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A river trickles through it

By Amanda Ogle


An hour and a half west of Dallas, flakes of dry empty turtle shells sprinkle the crusted dirt of what used to be a pond brimming with life on the RiverCrest Ranch.

Just four years ago, six ponds scattered across the 150 acres of rustic Brazos riverfront teemed with thousands of swimming turtles. Now, ranch owner “Bayou Bob” Popplewell scans the terrain and remembers what it used to be like. The calm water would turn into a mini tropical storm at each feeding with turtles bobbing their heads at the surface and climbing over one another for food. In a good summer week, he would ship 6,000 pounds of turtles twice a week through his $2 million a year turtle shipping business. In the ‘80s, Bob began exploring different markets for turtles and began sending them to Canada, then Hong Kong, which has a large market for turtles ranging from pets to food to breeding. However, ranchers in Texas hate turtles because they can eat everything in a pond, so Bob created a cooperative team of people who collected turtles from other farms and ranches. Sometimes, there would be up to 1,000 people across three states catching red-eared sliders, softshells and common snapping turtles for him.

But the scorching Texas sun baked the earth below. No rain fell. Ponds began shriveling up. The ground cracked and the turtles crawled in every direction looking for water. He couldn’t keep enough water in the ponds for the thousands of turtles to survive. As the water started evaporating, the water on the bottom of the ponds became too hot for the turtles, causing them to die from the heat.  They sank to the bottom of the ponds to deteriorate.

Unable to pump replacement water for the turtles from his dry river-fed creek, Bob began shipping them as fast as he could to save them. The shallow water made it hard for them to hide under the water’s surface, exposing them to savage wild hogs, which preyed on the turtles for food.

Bayou Bob doesn’t ship turtles anymore. Dozens of empty, plastic, blue barrels that were used to transport turtles now line the fences next to the barren ponds.

The drought is the worst that Bayou Bob has seen in 30 years. This year (2014) is the fifth driest start to the year on record, which dates back to 1895. Many portions of the Brazos are in extreme to exceptional drought situations. Some cities have put citizens on water restrictions, making them pay dearly when they exceed their limits. Farmers and ranchers are forced to cut back their number of crops and livestock.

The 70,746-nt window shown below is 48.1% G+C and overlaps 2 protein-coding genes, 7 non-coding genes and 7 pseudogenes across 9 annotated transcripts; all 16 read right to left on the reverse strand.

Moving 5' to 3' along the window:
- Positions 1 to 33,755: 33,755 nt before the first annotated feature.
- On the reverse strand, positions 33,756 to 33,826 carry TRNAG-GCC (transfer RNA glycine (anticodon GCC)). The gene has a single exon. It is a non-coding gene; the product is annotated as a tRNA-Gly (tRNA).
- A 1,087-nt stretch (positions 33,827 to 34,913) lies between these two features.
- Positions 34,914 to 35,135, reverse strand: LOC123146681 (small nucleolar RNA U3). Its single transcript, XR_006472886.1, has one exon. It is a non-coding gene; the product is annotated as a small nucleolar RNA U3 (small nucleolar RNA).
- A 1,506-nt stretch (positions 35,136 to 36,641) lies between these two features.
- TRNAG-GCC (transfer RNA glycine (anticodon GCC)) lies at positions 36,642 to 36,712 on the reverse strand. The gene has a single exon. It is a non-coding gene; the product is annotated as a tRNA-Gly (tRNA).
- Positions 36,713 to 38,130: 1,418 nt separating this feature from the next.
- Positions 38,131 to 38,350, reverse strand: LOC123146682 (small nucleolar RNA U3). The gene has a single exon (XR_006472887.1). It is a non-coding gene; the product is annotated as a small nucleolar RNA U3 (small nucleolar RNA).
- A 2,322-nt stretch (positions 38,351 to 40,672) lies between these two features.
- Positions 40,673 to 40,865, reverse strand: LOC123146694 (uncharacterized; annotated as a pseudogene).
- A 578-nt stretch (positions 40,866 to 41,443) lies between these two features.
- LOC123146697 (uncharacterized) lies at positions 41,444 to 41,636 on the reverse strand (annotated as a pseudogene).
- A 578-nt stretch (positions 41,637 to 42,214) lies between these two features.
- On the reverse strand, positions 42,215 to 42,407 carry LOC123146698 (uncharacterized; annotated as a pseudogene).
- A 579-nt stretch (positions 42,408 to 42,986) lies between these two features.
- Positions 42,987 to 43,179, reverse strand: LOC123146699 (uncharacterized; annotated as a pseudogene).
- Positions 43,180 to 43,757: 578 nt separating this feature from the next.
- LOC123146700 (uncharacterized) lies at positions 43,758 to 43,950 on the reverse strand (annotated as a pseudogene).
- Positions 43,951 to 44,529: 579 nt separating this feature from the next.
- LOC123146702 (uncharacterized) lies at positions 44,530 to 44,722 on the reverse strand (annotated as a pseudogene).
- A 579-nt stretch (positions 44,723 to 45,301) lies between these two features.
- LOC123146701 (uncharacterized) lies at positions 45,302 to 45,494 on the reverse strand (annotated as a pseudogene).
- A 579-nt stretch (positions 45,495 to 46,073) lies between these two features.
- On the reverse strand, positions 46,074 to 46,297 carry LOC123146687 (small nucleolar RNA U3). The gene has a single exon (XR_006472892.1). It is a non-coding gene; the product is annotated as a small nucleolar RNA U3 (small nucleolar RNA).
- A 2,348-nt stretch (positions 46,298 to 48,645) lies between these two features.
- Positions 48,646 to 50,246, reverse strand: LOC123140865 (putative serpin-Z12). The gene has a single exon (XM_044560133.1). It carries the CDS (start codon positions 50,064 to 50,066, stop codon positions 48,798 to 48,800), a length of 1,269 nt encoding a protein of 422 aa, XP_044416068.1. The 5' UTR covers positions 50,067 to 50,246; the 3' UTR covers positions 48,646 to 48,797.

Despite all of the hardships Bob has gone through with his ranch, he still maintains a sense of humor. Waking up before the sun every morning, he walks along the riverbank with his puppies, Tinker and Tattoo, and their mother, Sasha. He is always busy, whether it’s working out on the ranch cleaning up old barns with his friends who live in the next town over, or on a matinee movie date with his girlfriend. Like his turtles do in droughts, even through the struggles, he tries to press on.

He spends his free time hanging out at The Maverick, a travel stop on 281 South about a mile from his ranch, reminiscing with old friends or getting laughs out of the waitresses who all know him by name.

“I’m gonna go ahead and get a veggie plate. I’m about to get scurvy I haven’t eaten a vegetable in so long. And take this straw back. Real men don’t suck stuff out of tiny holes” he tells the waitress.

“You got it. What veggies can I get for you?” she says while trying to contain her laughter.

 “I always like to mess with people. If I can brighten one person’s day then I have done my duty for the day,” he says.

His phone constantly rings with friends wanting to catch up or start a new project with him. He’s able to continue to live his life despite the losses he has been through, and he does it with a smile on his face. Bob says he always wants to have access to the river because his horses and dogs — his “family” — all love it. The dogs swim in the river constantly and are free to wander around the land. After a hot day of working, Bob usually heads down to the river for a swim, floating peacefully in the water like a turtle himself, and spends lots of summer nights camping on the riverbank. Even though the turtles are gone, he’s determined to keep the ranch afloat.

Bayou Bob stands tall and fit wearing jeans and leather work shoes. He always sports a little mustache and perfectly combed salt and pepper hair. For a 70-year-old man, he doesn’t look a day over 55.  He strolls up the steps to the dock at the big pond at the front of his land, heads towards the end and peers out at the dry, empty pond. Once upon a time, visitors flocked to see the turtles and other wildlife. He remembers the endless visitors he had, ready for a thrilling weekend at Bayou Bob’s recreational ranch. He remembers the fun.